I was 17 when I took my first trip away without my parents. I went to Kyoto, Japan, on a Boston/Kyoto sister city exchange program for high school students.
I was aways an adventurous spirit so it was easy for me to board the plane and take a 17-hour flight with other students and a couple of teachers. (Conversely, it would be hard for me now to leave my 3-year old daughter for such a flight.)
I loved Japan, the bustle of Tokyo, the beaches of Kamakura, the temples in Osaka, the Grand Shrine in Ise, the noodle shops and the shabu shabu that I devoured.
I loved every second of the trip. That is until we got to the top of Mount Fuji.
I was doubled over in pain and couldn’t step off the bus to see the view, to see anything. I attributed my severe nausea and stomach ache to breakfast: tonkatsu, pork cutlets, which my host family had served for breakfast. My American stomach was used to Cheerios, yogurt and toast.
Someone called an ambulance. The next thing I knew, I was at a small hospital where a doctor with a long beard told me to remove my shoes as was customary. Through intermittent conversations with a translator, the doctor diagnosed me with appendicitis.
Next I was in another ambulance. This one was taking me to a major hospital where I’d have an appendectomy. I remember sirens and throwing up. I started missing my parents and wishing they were there. But time sped by. Soon I was in an operating room but felt like I was in a science fiction movie. Doctors and nurses, all dressed in blue and speaking Japanese, stood above me preparing me for surgery.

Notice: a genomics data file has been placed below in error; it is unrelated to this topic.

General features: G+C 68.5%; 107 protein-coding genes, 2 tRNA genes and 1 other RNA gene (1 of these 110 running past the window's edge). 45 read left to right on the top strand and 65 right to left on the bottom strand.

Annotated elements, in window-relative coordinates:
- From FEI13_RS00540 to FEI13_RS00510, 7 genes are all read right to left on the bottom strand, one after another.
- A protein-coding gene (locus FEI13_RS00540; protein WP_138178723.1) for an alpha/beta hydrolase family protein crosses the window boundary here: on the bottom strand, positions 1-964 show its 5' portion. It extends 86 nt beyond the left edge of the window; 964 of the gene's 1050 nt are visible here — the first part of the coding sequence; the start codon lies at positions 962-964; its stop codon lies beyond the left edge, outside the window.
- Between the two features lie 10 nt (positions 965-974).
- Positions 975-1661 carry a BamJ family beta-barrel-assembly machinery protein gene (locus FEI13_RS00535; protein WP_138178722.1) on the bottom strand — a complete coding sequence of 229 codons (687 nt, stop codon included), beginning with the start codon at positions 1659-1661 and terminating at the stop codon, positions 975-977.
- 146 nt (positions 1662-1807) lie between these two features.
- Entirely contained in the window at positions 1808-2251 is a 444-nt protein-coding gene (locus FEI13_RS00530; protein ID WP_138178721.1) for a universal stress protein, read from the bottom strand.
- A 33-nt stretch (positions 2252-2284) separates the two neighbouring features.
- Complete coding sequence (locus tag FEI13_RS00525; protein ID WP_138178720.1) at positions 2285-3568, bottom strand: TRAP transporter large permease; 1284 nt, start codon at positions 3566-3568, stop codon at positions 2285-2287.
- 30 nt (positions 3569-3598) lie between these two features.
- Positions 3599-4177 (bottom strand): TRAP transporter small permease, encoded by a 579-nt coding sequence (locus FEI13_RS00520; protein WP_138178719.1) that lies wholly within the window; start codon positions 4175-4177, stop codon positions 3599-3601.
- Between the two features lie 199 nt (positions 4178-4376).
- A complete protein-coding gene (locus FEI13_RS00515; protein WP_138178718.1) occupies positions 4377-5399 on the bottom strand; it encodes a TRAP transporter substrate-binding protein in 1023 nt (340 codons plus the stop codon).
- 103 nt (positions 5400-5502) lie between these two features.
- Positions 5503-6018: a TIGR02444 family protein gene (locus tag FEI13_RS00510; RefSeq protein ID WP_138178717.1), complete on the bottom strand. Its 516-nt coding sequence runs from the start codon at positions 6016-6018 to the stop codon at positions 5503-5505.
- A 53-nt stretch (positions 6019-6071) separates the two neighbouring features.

Then I woke up, in pain and not able to feel my legs. I told a nurse I had to pee. In her broken English, she kept saying, “You go, you go.” I didn’t understand. What she meant was that I had a catheter and I was already going. My legs felt like elephant legs, so heavy I couldn’t move them.
I could communicate with no one except for the anesthesiologist who’d studied in Boston and spoke English. I asked him to please stop by my room, and he did a couple of times, but mostly he was busy with other patients.
Then it was time to call my parents. In all the chaos, there hadn’t been a moment to call them. The teachers who brought us on the trip told me to be calm when I called, so I wouldn’t worry my parents. I bawled my eyes out but I assured them I was okay, that they didn’t have to come over.
I remember feeling alone, yet not completely alone. Somehow, continents away from my family and everything familiar to me, I knew I would be okay.
And I was. I felt this sense of being okay in the world. Of being safe and protected.
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